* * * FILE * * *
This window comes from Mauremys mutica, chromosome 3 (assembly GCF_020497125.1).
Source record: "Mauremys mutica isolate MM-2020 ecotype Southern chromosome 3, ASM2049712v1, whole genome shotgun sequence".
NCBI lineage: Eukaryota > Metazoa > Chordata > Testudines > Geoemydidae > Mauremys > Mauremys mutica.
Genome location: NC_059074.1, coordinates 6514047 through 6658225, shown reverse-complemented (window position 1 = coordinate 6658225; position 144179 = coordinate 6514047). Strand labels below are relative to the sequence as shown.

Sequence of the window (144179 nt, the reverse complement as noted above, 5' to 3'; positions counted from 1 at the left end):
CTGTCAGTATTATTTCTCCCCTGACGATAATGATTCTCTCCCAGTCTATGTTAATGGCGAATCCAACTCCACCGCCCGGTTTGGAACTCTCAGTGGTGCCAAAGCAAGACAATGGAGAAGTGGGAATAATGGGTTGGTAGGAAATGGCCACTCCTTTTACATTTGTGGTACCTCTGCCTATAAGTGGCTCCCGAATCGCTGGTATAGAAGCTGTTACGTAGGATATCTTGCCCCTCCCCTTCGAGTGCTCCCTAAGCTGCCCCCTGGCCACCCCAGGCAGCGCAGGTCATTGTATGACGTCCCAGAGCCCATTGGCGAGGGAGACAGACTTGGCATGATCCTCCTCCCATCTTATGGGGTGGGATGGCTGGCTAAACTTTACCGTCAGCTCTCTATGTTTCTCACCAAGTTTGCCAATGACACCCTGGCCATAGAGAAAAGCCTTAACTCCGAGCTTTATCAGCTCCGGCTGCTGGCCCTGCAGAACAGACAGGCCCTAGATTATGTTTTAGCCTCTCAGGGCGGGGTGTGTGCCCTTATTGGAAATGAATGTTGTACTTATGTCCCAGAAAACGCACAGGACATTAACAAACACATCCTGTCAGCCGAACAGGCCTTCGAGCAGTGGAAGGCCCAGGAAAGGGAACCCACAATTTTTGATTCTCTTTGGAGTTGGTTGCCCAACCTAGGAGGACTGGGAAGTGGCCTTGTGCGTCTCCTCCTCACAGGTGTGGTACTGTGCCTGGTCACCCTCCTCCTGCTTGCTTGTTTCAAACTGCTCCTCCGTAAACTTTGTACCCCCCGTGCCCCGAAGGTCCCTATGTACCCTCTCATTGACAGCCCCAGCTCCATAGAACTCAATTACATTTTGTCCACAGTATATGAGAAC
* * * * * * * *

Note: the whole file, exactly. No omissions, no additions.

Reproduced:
This window comes from Mauremys mutica, chromosome 3 (assembly GCF_020497125.1).
Source record: "Mauremys mutica isolate MM-2020 ecotype Southern chromosome 3, ASM2049712v1, whole genome shotgun sequence".
NCBI lineage: Eukaryota > Metazoa > Chordata > Testudines > Geoemydidae > Mauremys > Mauremys mutica.
Genome location: NC_059074.1, coordinates 6514047 through 6658225, shown reverse-complemented (window position 1 = coordinate 6658225; position 144179 = coordinate 6514047). Strand labels below are relative to the sequence as shown.

Sequence of the window (144179 nt, the reverse complement as noted above, 5' to 3'; positions counted from 1 at the left end):
CTGTCAGTATTATTTCTCCCCTGACGATAATGATTCTCTCCCAGTCTATGTTAATGGCGAATCCAACTCCACCGCCCGGTTTGGAACTCTCAGTGGTGCCAAAGCAAGACAATGGAGAAGTGGGAATAATGGGTTGGTAGGAAATGGCCACTCCTTTTACATTTGTGGTACCTCTGCCTATAAGTGGCTCCCGAATCGCTGGTATAGAAGCTGTTACGTAGGATATCTTGCCCCTCCCCTTCGAGTGCTCCCTAAGCTGCCCCCTGGCCACCCCAGGCAGCGCAGGTCATTGTATGACGTCCCAGAGCCCATTGGCGAGGGAGACAGACTTGGCATGATCCTCCTCCCATCTTATGGGGTGGGATGGCTGGCTAAACTTTACCGTCAGCTCTCTATGTTTCTCACCAAGTTTGCCAATGACACCCTGGCCATAGAGAAAAGCCTTAACTCCGAGCTTTATCAGCTCCGGCTGCTGGCCCTGCAGAACAGACAGGCCCTAGATTATGTTTTAGCCTCTCAGGGCGGGGTGTGTGCCCTTATTGGAAATGAATGTTGTACTTATGTCCCAGAAAACGCACAGGACATTAACAAACACATCCTGTCAGCCGAACAGGCCTTCGAGCAGTGGAAGGCCCAGGAAAGGGAACCCACAATTTTTGATTCTCTTTGGAGTTGGTTGCCCAACCTAGGAGGACTGGGAAGTGGCCTTGTGCGTCTCCTCCTCACAGGTGTGGTACTGTGCCTGGTCACCCTCCTCCTGCTTGCTTGTTTCAAACTGCTCCTCCGTAAACTTTGTACCCCCCGTGCCCCGAAGGTCCCTATGTACCCTCTCATTGACAGCCCCAGCTCCATAGAACTCAATTACATTTTGTCCACAGTATATGAGAAC